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Thread: Good JA Adande article: Small market, Part 1

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    Default Good JA Adande article: Small market, Part 1

    http://sports.espn.go.com/nba/column...Markets-110407
    ESPN.com
    JA Adande

    There's a short, nice video if you follow the link.

    Maybe the NBA should be thought of as the Starship Enterprise, with the storylines always revolving around the same few people despite a crew of hundreds on board. Kirk, Spock, McCoy, Scotty, LeBron, Kobe, Carmelo, Dwight. Of the more than 400 NBA transactions since July 1, seven changed the way we think about the league: the signings of LeBron James and Chris Bosh and retention of Dwyane Wade in Miami, the acquisitions of Amare Stoudemire and Carmelo Anthony in New York and the departures of Carlos Boozer and Deron Williams from Utah.

    The common theme was that the stars, the guys you see on the bridge of the Enterprise, went from smaller markets to larger markets. In a sport that can be dominated by a select few players -- 10 of the past 12 champions have featured Kobe Bryant, Tim Duncan or Shaquille O'Neal -- any hope for competitive balance resides in the ability of all teams' being able to land and retain those stars.

    "Many of us are dealing with the same issues, in that now it looks like free agents are saying, 'I want to play in a few markets,'" Milwaukee Bucks general manager John Hammond said. "If I were saying, 'There's 30 NBA teams, and we're the only team facing that obstacle'? Then woe is us. We have no chance to survive. I think we're the majority; we're not the minority."

    In this case, though, there might not be strength in numbers. The NBA is in danger of becoming a caste system -- or a "Star Trek" cast system -- where the bulk of teams can sell their fans tickets but not hope. It will shape the upcoming collective bargaining negotiations, in which teams in smaller cities will attempt to get on even financial footing with their larger counterparts. Some, including NBA commissioner David Stern, note that seven of the past eight teams standing in the 2010 playoffs were those that spent above the luxury-tax threshold.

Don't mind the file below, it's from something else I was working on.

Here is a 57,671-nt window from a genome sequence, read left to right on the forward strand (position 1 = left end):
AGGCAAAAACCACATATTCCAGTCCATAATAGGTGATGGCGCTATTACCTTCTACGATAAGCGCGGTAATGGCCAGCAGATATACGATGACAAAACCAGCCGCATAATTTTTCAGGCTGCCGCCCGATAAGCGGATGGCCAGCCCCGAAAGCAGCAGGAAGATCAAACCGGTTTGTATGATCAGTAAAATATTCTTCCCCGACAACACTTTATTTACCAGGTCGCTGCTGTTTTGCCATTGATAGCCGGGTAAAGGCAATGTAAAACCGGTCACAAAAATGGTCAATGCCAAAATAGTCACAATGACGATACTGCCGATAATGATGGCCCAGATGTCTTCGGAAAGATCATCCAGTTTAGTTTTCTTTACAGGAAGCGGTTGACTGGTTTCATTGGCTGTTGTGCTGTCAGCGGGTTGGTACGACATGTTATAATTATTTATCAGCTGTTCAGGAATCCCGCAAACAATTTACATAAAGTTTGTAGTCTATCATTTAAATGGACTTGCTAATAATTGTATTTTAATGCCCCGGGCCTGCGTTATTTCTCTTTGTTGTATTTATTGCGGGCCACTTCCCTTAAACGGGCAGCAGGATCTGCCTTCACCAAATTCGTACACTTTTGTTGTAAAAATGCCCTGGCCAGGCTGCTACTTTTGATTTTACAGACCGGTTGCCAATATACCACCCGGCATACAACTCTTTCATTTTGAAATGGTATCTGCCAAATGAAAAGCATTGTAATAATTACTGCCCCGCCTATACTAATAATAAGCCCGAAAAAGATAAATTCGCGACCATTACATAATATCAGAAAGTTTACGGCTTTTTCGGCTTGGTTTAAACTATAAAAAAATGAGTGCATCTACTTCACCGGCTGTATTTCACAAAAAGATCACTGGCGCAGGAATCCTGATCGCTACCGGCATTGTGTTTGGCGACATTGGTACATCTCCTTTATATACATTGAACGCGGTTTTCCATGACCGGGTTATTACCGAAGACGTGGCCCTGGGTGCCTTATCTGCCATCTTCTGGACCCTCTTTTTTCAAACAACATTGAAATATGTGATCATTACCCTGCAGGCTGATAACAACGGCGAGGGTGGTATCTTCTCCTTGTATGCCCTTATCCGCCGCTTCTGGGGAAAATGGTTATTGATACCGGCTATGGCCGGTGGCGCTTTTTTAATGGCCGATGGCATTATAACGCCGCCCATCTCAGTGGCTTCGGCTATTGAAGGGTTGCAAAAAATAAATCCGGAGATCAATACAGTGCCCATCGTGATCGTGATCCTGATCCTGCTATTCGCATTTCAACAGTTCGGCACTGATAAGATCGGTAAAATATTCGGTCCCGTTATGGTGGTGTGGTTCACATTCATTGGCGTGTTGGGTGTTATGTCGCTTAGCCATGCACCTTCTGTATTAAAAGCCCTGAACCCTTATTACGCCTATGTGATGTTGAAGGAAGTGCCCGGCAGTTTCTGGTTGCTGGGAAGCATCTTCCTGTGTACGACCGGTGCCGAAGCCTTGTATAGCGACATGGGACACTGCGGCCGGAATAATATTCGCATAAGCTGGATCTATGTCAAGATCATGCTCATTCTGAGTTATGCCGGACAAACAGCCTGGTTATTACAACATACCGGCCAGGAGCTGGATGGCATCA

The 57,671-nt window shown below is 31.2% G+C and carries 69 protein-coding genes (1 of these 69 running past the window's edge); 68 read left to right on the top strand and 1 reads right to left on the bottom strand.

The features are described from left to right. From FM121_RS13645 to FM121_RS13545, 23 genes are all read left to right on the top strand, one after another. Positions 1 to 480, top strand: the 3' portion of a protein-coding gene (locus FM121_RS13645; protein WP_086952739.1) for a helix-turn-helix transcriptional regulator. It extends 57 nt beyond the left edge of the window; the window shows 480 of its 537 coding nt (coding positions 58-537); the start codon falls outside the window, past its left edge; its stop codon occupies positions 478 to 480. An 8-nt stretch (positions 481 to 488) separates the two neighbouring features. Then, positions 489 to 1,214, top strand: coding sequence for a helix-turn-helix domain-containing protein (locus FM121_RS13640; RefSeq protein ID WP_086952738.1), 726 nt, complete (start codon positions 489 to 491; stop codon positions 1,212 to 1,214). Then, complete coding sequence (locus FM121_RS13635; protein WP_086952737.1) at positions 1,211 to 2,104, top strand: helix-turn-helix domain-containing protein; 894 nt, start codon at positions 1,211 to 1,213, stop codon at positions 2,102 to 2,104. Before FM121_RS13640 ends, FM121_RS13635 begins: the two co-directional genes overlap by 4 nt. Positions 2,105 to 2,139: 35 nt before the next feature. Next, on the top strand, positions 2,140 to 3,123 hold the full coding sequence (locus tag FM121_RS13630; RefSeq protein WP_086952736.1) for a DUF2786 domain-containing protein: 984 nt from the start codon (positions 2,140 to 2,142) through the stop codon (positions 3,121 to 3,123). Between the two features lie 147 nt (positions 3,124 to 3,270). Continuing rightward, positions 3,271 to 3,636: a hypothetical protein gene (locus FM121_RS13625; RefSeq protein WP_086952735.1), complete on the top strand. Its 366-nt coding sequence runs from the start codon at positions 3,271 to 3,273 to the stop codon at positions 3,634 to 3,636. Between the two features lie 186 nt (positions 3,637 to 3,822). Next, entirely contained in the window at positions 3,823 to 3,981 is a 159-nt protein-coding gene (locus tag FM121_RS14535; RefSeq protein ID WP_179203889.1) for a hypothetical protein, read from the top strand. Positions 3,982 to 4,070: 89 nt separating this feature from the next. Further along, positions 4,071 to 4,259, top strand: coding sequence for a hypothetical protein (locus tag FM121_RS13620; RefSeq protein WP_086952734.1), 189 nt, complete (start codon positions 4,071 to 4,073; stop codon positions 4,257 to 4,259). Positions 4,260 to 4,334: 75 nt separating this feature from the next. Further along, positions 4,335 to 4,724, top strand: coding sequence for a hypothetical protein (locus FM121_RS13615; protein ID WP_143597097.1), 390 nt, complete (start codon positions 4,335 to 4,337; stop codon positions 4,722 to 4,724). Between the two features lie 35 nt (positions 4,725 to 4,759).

But do you know who won't be paying a luxury tax this season? The San Antonio Spurs, who have the best record in the league. Same with the Chicago Bulls and Miami Heat, two of the top three teams in the Eastern Conference. It's not just about money. Lifestyle plays a role as well. Keep in mind, James and Bosh did not get the maximum amount of money by going to Miami. Nothing in the upcoming CBA can move a landlocked Midwestern city to a warmer climate by the ocean. That doesn't exactly create equal opportunities around the league.

    "Fair chance?" said Marcus Barrett, a Charlotte Bobcats fan. "Nah, I wouldn't say a fair chance. Because all the superstars don't want to come here."

    I spent time talking with players, executives and fans from small markets and visiting New Orleans, Charlotte and Milwaukee, trying to see whether there was any belief the teams there could be competitive and discovering how they could make it happen.

    The answers didn't get any more brutally honest than Corey Maggette's.

    "I don't think so," said Maggette, who has played in Orlando, Los Angeles, Oakland and currently Milwaukee. "They can't compete with these [large] markets, you know?

    "It's just like saying, 'Milwaukee or Los Angeles? Where do you want to go? Where do you want to live?' It's tough, man."

    Sacramento is likely to see its entire team travel down Interstate 5 to Anaheim in the coming months. The Hornets needed the NBA to take over the team to keep it solvent. And the next Hall of Fame-bound free agent who jumps to Indiana or Cleveland will be the first.

    Less than a week before he was traded by the Jazz to the Nets, Deron Williams lamented that in Utah, "It's hard to get free agents. It is. You look at [the Jazz] the last couple years, besides Booz [Carlos Boozer], we haven't had any really big free agents. Most people either got traded or drafted. We had some great second-round picks that have blossomed for us, Paul Millsap, Jeremy Evans, some of those. It's hard. I mean, I've tried. I recruit the heck out of people."

    So did Jazz general manager Kevin O'Connor.

    "Do you make a call to those people?" O'Connor said. "Sure. If they say no, you move on. Those are excuses. You can win. If your ownership's committed, you can win."

    O'Connor traded Williams because he wasn't sure that Williams would stay in Utah once he had the option to become a free agent in 2012. Coming on the heels of Jerry Sloan's resignation, it felt like an especially crushing blow to the hopes of small markets. Many look up to Utah's ability to field playoff teams year after year. They were the model of stability, with Sloan occupying the head coach's seat since 1988 and Larry Miller repeatedly writing big checks since becoming the full-fledged owner since 1986. Miller died in 2009. Even longtime play-by-play announcer Hot Rod Hundley has retired.